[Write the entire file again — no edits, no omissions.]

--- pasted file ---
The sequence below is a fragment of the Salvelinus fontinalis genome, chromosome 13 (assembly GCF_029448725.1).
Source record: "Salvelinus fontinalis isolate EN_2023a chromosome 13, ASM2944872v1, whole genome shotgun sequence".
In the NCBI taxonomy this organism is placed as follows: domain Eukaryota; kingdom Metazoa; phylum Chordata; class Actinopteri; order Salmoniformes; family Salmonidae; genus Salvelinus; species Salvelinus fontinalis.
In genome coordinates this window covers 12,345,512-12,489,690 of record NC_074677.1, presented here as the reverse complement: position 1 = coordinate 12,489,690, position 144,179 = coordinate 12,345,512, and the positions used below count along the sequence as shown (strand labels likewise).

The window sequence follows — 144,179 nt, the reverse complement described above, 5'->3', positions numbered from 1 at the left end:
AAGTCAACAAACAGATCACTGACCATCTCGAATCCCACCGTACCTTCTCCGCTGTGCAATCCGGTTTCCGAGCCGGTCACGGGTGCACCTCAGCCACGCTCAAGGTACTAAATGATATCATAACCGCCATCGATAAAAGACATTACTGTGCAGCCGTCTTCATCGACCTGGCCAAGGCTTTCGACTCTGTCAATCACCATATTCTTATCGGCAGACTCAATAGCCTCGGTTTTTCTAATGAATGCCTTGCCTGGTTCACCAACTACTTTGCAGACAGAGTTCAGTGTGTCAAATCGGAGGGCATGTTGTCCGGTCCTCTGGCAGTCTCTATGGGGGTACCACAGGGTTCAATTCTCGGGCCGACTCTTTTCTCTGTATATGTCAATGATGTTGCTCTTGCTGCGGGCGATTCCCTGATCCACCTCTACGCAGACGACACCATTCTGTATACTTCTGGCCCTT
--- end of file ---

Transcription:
The sequence below is a fragment of the Salvelinus fontinalis genome, chromosome 13 (assembly GCF_029448725.1).
Source record: "Salvelinus fontinalis isolate EN_2023a chromosome 13, ASM2944872v1, whole genome shotgun sequence".
In the NCBI taxonomy this organism is placed as follows: domain Eukaryota; kingdom Metazoa; phylum Chordata; class Actinopteri; order Salmoniformes; family Salmonidae; genus Salvelinus; species Salvelinus fontinalis.
In genome coordinates this window covers 12,345,512-12,489,690 of record NC_074677.1, presented here as the reverse complement: position 1 = coordinate 12,489,690, position 144,179 = coordinate 12,345,512, and the positions used below count along the sequence as shown (strand labels likewise).

The window sequence follows — 144,179 nt, the reverse complement described above, 5'->3', positions numbered from 1 at the left end:
AAGTCAACAAACAGATCACTGACCATCTCGAATCCCACCGTACCTTCTCCGCTGTGCAATCCGGTTTCCGAGCCGGTCACGGGTGCACCTCAGCCACGCTCAAGGTACTAAATGATATCATAACCGCCATCGATAAAAGACATTACTGTGCAGCCGTCTTCATCGACCTGGCCAAGGCTTTCGACTCTGTCAATCACCATATTCTTATCGGCAGACTCAATAGCCTCGGTTTTTCTAATGAATGCCTTGCCTGGTTCACCAACTACTTTGCAGACAGAGTTCAGTGTGTCAAATCGGAGGGCATGTTGTCCGGTCCTCTGGCAGTCTCTATGGGGGTACCACAGGGTTCAATTCTCGGGCCGACTCTTTTCTCTGTATATGTCAATGATGTTGCTCTTGCTGCGGGCGATTCCCTGATCCACCTCTACGCAGACGACACCATTCTGTATACTTCTGGCCCTT